- Fixes: Errors, bugs in the code of tokens and components, documentation changes.
- Small enhancements: Changes that don't break existing behavior.
- Large enhancements: System-wide changes coordinated across teams that significantly impact the product.
When creating components, we wanted to maintain the theme of motivation and empowering team members. We made the Component Lifecycle document by borrowing pieces from well-established design systems and customizing them to fit our needs. It outlines the three stages of the component, from exploratory to stable, which creates space for understanding the purpose and problem a component is trying to solve. Team members can feel confident based on data before complete adoption.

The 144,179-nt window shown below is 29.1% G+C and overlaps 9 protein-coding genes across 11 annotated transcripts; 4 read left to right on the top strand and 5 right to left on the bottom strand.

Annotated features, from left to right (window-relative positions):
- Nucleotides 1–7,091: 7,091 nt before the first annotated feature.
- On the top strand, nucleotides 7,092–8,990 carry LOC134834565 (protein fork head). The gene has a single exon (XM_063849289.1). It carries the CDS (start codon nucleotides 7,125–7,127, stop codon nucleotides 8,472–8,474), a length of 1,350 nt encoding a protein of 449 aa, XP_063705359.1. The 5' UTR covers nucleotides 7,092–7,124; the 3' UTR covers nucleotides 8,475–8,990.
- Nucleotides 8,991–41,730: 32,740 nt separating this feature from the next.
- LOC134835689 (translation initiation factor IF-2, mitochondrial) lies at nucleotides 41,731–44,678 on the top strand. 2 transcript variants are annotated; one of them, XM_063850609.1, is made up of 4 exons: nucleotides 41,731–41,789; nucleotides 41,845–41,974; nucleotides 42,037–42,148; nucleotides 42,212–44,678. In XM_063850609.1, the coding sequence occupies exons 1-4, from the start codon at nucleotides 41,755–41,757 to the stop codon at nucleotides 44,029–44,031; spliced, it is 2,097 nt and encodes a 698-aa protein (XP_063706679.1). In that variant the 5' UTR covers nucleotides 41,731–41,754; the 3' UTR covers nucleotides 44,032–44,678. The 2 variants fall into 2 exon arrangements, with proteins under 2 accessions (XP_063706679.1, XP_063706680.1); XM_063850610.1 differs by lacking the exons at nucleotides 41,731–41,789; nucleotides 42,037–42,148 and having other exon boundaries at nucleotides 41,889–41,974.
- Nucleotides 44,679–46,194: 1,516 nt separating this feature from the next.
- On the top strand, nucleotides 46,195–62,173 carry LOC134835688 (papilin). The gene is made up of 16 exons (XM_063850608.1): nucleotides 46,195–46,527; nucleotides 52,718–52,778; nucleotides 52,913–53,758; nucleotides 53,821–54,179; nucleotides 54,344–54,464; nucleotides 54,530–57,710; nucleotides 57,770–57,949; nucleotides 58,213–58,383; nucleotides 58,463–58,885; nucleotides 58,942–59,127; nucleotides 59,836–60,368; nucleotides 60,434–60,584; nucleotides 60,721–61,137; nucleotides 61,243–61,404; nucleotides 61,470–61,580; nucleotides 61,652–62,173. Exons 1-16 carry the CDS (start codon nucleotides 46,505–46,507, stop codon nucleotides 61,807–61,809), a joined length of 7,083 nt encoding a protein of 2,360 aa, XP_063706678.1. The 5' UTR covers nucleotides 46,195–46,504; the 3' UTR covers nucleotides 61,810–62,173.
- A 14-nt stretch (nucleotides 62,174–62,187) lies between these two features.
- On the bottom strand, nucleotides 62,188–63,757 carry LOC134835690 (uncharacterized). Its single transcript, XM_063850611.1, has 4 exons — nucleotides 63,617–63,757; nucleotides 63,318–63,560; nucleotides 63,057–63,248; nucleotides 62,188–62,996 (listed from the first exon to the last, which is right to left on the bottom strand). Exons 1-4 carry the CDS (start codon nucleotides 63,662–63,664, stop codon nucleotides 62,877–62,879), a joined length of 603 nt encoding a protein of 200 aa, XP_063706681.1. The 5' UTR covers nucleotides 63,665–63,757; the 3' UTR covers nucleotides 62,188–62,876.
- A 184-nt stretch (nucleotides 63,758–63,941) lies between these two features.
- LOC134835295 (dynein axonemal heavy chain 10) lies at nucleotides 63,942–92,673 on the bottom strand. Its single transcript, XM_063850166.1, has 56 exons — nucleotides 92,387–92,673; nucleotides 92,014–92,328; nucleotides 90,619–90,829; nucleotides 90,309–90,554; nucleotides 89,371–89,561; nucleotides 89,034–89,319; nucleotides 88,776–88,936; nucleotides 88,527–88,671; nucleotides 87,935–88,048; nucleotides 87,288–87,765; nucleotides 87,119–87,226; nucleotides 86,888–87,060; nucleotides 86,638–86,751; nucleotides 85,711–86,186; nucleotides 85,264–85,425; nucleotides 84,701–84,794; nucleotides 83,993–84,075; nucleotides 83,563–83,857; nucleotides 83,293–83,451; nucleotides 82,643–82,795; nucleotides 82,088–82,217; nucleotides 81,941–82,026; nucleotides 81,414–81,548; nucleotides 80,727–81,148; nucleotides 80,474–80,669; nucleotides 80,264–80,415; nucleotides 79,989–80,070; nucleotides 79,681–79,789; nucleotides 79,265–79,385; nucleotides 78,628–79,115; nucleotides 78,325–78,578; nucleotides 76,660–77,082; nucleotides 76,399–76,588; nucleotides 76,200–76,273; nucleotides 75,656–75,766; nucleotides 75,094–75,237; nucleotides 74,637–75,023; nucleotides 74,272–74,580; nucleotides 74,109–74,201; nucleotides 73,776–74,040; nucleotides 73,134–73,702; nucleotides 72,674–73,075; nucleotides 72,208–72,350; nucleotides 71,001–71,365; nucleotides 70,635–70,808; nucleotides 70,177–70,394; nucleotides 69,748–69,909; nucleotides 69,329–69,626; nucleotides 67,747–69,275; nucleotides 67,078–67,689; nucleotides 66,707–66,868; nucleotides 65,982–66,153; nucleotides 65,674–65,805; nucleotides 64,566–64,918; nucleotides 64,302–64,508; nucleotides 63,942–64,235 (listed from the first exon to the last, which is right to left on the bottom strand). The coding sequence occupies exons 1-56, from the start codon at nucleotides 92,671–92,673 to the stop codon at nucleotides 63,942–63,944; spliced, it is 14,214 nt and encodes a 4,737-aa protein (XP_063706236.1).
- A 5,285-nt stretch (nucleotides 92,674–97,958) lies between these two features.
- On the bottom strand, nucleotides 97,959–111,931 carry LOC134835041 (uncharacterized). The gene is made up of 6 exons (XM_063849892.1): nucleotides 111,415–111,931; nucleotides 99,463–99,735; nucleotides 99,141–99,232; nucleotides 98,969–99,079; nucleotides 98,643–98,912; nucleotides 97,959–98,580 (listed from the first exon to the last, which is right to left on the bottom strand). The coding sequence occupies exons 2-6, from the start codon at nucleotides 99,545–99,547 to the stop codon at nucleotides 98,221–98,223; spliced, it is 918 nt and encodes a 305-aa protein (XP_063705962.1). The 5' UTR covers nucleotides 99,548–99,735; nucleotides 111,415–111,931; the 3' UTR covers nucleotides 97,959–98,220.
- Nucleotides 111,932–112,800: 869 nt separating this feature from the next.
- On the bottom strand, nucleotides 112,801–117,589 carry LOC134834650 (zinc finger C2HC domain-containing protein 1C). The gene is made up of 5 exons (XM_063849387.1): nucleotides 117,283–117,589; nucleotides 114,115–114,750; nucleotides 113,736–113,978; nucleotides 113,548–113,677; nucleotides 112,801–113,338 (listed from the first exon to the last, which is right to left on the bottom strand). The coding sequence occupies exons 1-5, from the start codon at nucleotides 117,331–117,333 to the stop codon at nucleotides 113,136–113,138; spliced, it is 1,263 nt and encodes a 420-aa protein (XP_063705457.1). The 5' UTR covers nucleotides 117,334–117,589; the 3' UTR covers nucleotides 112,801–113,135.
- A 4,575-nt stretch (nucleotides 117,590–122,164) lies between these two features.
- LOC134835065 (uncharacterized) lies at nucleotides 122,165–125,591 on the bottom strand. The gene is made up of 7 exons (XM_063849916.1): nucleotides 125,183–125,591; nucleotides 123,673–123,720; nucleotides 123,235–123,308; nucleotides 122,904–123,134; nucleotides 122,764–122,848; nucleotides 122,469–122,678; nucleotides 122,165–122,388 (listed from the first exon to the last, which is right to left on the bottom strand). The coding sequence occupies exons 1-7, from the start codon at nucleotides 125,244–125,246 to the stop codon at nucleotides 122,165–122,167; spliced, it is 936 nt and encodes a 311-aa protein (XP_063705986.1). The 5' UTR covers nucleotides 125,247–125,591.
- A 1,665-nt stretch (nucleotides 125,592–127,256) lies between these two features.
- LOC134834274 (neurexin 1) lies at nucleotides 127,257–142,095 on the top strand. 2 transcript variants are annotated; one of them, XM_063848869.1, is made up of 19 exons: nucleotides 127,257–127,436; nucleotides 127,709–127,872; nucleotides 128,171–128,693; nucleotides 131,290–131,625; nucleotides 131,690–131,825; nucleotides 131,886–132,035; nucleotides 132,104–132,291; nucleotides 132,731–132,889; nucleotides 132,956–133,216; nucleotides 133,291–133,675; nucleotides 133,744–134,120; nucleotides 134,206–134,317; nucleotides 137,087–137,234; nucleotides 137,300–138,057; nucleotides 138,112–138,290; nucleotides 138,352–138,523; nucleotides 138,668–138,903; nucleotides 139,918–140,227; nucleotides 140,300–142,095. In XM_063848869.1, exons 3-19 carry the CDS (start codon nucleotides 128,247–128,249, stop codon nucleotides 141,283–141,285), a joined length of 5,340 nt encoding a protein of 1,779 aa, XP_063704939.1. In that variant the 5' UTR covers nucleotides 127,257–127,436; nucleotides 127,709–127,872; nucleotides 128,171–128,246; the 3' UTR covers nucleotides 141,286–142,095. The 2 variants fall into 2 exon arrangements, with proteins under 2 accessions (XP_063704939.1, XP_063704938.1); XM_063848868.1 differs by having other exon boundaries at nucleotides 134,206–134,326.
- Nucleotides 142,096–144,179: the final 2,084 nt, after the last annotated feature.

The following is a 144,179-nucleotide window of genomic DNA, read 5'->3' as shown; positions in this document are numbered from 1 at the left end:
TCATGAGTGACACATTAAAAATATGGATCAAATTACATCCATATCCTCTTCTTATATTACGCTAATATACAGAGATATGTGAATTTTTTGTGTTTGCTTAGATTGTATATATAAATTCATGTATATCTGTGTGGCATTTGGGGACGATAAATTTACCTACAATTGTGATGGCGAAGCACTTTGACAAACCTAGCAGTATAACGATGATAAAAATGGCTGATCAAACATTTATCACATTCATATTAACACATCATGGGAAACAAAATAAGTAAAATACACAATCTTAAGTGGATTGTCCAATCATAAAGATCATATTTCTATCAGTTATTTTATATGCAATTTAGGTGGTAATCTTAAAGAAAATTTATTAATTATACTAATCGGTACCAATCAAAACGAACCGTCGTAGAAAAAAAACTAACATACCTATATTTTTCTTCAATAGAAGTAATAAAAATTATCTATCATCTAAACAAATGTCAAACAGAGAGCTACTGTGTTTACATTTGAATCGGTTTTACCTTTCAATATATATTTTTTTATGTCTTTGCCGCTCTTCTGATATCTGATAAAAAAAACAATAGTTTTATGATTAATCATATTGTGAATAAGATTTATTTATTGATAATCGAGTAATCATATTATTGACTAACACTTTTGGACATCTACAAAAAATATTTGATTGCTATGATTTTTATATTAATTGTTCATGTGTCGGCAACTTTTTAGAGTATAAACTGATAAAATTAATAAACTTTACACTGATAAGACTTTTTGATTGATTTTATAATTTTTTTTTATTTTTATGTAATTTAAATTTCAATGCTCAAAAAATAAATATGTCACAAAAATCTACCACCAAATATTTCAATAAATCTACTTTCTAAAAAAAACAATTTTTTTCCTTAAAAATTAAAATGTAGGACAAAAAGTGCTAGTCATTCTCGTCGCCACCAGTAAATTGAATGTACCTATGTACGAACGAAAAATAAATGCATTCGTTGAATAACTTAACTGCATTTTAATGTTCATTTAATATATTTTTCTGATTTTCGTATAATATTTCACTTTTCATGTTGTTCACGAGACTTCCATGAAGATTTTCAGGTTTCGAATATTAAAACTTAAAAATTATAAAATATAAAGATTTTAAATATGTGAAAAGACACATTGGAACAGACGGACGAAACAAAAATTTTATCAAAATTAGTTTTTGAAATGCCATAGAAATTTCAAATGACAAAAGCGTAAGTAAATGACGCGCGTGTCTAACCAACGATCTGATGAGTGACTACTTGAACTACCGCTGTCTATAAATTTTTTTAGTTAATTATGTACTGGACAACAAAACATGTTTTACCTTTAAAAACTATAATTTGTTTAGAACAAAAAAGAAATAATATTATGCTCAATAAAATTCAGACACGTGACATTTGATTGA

Everything is an experiment
Design systems are not a one-time solution; maintaining them is time-intensive work requiring a dedicated team. They should constantly evolve based on user feedback. With this initial strategy, the expectation is that team members will surface new ideas and take action collaboratively. We will continue documenting the process' challenges and finding new creative solutions to streamline workflows for both designers and engineers.
On that note, we’d like to invite you to try Honeycomb for free. We put immense thought into the product and would love to hear your feedback.
When an organization signs up for Honeycomb at the Enterprise account level, part of their support package is an assigned Technical Customer Success Manager. As...